Back to top

What Mothers Day Means to Me

Daily Dose 2011-05-09 0 comments

By Diane Goldstein |  Mother and LEAP Speaker

Diane was one of the original founders of the California Association of Hostage Negotiators receiving an Honorary Life Member Award in 2007, and is now a speaker for Law Enforcement Against Prohibition (LEAP) and a member of the national group ‚ÄúMoms United to End the War on Drugs.‚ÄĚ

You might not expect a mom and former police officer to advocate legalizing marijuana but that’s just what I would like our elected officials to think about.

On mother’s day each year I reflect back on my obligation as a mom and what it means to me, my son and to our communities.

Thoreau stated ‚ÄúAim above morality, be not simply good, be good for something.‚ÄĚ

As I have successfully launched my son into the world I realized that my obligation to him continues by making a better society for his future and for his children’s future as well.

I know that those that favor the current drug policy will view this as harmful, but as mothers helped end the devastation of alcohol prohibition, it is now time for mothers to end the drug war as well.

I spent 21 years in law enforcement supporting the goals of trying to achieve a ‚Äúdrug-free America.‚ÄĚ During my career I saw the damage of both legal and illicit drug abuse in our communities, but I also saw that the cost of this policy has caused more harm then good.

Our fiscal issues have clearly moved us to a position where we have to ask the question: is what we are doing effective? My experience tells me no.

And although Proposition 19 lost this last election cycle, 47% of the electorate voted yes. This clearly shows that the time to honestly debate legalization of marijuana has come. Our founding fathers created a government that was based on freedom of religion, liberty and personal responsibility.

The dream of a ‚Äúdrug-free America‚ÄĚ is unachievable in a free society based on this vision. Those calling for reform are no longer just hippies or other groups that have been marginalized in the past, but also such notable conservatives as Rand and Ron Paul, The Pew Center on States, and the conservative group called ‚ÄúRight on Crime‚ÄĚ who believe we have over-criminalized our society resulting in an inefficient use of our fiscal resources.

Since the start of the drug war we have spent one trillion dollars.

Our viewpoint on drugs has helped make the United States the world leader in the incarceration of its own citizens.This has caused the diversion of critical funding from other programs such as education, infrastructure, and job creation.

Our leaders have failed to examine the risks and impact of our current national drug policy on the macro and the micro level. They fail to evaluate alternatives that include legalized regulation and decriminalization based on harm reduction strategies, despite studies that show that treatment reduces drug selling and is more cost-effective than enforcement.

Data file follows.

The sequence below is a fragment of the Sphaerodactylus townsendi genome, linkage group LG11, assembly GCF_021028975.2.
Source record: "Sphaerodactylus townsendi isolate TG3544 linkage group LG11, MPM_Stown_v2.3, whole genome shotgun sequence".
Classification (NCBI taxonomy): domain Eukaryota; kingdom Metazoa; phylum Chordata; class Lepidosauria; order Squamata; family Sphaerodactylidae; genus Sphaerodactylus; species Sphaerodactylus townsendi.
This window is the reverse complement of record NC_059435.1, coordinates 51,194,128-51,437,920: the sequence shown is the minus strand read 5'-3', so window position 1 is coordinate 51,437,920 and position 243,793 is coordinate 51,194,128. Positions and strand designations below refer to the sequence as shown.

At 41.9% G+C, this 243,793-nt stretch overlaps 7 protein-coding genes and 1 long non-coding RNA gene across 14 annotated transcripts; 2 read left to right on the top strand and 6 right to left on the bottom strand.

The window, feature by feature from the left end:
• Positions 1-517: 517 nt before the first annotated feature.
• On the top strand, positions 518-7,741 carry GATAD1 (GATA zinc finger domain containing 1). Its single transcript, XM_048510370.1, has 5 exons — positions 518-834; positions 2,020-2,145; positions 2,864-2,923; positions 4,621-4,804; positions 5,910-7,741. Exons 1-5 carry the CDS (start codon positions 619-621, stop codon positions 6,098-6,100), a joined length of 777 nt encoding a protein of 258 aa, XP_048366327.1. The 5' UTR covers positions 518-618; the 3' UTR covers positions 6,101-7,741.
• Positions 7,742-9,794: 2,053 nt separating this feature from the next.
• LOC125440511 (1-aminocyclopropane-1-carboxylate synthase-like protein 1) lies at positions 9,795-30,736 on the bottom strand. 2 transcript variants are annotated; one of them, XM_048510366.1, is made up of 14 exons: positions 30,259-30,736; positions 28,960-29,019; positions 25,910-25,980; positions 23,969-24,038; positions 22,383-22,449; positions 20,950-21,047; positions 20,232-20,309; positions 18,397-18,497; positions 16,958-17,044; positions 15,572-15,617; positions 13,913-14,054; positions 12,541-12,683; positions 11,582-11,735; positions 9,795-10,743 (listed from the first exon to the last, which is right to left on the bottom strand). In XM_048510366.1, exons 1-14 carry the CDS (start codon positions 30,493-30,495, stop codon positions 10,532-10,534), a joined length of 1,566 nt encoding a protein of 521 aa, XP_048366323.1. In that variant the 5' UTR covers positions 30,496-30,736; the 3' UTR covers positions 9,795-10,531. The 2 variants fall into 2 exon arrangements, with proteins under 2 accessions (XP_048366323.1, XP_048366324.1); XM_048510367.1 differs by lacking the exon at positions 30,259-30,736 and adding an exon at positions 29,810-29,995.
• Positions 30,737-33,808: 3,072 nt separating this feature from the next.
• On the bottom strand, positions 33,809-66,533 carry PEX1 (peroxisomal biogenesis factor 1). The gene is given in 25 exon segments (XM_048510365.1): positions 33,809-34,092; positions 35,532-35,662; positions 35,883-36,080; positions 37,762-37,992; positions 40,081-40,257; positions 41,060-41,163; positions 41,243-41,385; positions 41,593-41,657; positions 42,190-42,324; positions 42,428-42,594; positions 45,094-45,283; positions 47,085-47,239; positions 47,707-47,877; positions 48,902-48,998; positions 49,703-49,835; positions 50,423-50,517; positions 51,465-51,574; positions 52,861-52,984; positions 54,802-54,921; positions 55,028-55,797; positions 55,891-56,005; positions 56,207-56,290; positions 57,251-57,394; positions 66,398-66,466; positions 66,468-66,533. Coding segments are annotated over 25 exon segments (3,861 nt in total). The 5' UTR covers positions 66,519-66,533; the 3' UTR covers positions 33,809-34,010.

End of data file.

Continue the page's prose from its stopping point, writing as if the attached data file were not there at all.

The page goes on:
Reports by the RAND Corporation and SAMHSA showed that treatment reduces drug selling and arrests for any crime. After one year, welfare declined while employment increased.¬† Medical and mental health in-patient visits related to substance abuse decreased by more than one half.¬† The RAND report analyzed enforcement ‚Äúsource control,‚ÄĚ ‚Äúdomestic law enforcement‚ÄĚ and ‚Äúinterdiction‚ÄĚ as compared to ‚Äútreatment‚ÄĚ to determine what was the best policy for controlling drugs.

The study demonstrated that ‚Äútreatment is 7 times more cost-effective than domestic law enforcement effort, 10 times more effective than interdiction, and 23 times more effective than ‚Äėsource control‚Äô methods.‚ÄĚ

Yet we continue to under-fund treatment, devoting only half as many resources to it as we earmark for law enforcement, despite not only these reports, but also other reports through the years that validate the same results.

Instead we fund a $50 billion a year war, not on enemy combatants, but on our families, our neighbors and our friends. It is time to shift the paradigm  from a punitive model to a rehabilitative model where incarceration is the last tool, not the only one.



Diane Goldstein is a 21-year veteran of law enforcement and retired as a Lieutenant from the Redondo Beach Police Department, (CA). During her career she worked and managed a variety of tactical and investigative unit’s including the department’s Gang Enforcement Team (GET), The Special Investigations Unit (SIU), South Bay Platoon and the Crisis Negotiations Team (CNT).

In 1996, as a member of the GET Team, she and other officers received The Herman Goldstein Excellence in Problem Solving Team Award by The Police Executive Research Foundation for their work on combating gang crime in the city. She additionally taught in-service courses for the South Bay Reserve Academy, testified in front of the California Council on Criminal Justice at the request of former Governor Pete Wilson, and is recognized as a subject matter expert and trainer in the area of crisis negotiations and critical incident management.